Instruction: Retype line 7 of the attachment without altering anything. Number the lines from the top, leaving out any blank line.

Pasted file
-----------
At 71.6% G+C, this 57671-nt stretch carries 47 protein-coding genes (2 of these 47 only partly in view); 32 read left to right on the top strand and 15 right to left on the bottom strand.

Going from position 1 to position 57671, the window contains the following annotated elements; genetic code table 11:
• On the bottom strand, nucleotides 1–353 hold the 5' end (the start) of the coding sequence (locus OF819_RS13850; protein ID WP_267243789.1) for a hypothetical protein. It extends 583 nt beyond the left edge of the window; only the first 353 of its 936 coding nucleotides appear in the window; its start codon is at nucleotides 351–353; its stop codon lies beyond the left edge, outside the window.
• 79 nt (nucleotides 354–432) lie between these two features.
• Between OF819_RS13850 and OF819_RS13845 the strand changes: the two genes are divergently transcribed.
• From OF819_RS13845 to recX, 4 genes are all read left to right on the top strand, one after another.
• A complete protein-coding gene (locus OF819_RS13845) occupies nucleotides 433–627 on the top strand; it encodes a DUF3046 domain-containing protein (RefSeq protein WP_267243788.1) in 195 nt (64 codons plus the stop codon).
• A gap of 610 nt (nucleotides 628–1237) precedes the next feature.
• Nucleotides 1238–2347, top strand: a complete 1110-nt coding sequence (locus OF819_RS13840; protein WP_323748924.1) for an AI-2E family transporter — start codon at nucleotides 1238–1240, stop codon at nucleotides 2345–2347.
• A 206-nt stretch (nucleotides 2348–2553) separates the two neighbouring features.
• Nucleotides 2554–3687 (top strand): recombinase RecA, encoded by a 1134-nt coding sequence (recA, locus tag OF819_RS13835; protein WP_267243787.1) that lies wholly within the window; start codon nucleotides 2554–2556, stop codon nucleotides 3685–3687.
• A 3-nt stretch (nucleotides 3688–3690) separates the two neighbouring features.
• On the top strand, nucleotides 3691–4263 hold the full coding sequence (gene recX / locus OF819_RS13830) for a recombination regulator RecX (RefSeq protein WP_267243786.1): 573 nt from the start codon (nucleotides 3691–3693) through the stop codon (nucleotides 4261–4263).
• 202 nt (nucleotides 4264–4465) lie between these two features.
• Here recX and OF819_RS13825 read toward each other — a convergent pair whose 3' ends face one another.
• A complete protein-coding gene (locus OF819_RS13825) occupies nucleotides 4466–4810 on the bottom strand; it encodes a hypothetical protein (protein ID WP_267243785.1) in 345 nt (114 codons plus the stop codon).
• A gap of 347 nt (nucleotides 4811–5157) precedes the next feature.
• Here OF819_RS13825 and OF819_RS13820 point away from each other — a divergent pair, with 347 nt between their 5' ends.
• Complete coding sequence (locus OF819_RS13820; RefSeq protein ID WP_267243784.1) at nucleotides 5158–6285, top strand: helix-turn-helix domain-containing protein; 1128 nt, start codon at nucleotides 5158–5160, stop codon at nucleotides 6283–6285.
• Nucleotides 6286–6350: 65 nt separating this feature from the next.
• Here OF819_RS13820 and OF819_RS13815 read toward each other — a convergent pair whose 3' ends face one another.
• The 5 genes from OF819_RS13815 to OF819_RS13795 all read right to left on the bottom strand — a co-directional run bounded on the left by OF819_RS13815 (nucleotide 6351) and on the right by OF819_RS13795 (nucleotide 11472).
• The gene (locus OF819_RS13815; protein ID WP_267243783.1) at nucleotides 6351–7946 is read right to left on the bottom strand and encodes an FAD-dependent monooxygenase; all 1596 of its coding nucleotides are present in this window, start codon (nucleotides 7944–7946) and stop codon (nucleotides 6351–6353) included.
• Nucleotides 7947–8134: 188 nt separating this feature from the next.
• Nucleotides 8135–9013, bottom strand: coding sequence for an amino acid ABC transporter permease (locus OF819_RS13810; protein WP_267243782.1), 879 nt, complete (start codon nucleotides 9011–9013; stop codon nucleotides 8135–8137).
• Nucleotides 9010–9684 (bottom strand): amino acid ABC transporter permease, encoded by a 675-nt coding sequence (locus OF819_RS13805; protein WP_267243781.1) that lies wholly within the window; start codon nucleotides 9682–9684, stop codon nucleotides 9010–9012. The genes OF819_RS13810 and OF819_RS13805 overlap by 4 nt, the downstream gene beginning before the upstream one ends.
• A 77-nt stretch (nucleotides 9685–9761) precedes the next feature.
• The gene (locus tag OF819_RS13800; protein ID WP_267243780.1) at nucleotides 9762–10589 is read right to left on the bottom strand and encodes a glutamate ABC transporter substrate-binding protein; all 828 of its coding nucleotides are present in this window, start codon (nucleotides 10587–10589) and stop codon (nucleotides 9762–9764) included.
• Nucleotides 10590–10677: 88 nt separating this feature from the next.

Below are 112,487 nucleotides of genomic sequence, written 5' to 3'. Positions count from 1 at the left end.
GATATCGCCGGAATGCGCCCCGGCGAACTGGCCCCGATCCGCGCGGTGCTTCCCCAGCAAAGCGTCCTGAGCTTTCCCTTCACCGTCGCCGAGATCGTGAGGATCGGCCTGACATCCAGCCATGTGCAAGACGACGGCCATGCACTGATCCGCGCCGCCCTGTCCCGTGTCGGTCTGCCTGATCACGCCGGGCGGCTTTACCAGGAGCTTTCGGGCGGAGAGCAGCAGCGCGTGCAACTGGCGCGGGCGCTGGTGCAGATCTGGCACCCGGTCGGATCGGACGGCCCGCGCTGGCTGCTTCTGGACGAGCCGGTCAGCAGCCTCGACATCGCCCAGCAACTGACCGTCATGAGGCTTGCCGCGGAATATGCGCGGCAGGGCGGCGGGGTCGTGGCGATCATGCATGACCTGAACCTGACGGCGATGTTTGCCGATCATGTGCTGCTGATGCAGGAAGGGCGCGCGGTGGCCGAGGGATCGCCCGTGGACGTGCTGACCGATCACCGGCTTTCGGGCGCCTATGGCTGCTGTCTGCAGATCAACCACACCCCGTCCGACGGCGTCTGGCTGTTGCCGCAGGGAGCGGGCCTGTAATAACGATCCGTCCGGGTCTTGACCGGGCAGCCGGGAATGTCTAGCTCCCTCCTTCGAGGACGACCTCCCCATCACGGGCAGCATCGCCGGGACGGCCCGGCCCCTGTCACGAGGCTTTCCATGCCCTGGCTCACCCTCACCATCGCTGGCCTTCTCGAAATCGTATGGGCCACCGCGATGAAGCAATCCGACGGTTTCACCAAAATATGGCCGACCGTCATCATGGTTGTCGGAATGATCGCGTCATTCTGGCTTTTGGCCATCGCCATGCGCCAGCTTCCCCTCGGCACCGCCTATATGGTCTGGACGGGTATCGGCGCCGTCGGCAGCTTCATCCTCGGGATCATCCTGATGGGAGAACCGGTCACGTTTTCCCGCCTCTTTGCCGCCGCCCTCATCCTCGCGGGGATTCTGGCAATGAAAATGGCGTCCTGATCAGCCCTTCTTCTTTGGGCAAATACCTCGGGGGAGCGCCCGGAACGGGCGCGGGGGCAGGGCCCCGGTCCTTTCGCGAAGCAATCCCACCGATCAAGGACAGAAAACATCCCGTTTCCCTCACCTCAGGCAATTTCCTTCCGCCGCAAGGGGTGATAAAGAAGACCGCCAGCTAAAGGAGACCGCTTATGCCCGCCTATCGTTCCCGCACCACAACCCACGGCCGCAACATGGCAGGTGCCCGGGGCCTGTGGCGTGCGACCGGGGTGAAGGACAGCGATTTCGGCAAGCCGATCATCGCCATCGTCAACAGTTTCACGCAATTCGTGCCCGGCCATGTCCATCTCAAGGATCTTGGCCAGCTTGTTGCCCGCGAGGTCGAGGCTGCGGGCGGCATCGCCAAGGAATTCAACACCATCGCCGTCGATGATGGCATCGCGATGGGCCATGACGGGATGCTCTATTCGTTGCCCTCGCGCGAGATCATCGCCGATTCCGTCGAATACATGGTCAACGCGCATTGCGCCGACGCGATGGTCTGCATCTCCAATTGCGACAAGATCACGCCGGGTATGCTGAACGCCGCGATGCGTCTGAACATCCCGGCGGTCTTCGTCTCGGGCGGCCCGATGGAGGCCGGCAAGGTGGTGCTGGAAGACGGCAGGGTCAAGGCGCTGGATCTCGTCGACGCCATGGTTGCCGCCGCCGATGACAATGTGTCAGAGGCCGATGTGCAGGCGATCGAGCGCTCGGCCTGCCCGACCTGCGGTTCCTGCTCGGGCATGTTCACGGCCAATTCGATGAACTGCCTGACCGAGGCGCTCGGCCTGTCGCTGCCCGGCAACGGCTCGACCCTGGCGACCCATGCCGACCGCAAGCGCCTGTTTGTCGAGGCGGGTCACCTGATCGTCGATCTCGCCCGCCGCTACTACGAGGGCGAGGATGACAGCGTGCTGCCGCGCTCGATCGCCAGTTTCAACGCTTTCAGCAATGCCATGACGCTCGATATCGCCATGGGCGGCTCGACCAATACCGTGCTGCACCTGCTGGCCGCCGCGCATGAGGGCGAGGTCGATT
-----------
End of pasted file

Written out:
• A complete protein-coding gene (locus OF819_RS13845) occupies nucleotides 433–627 on the top strand; it encodes a DUF3046 domain-containing protein (RefSeq protein WP_267243788.1) in 195 nt (64 codons plus the stop codon).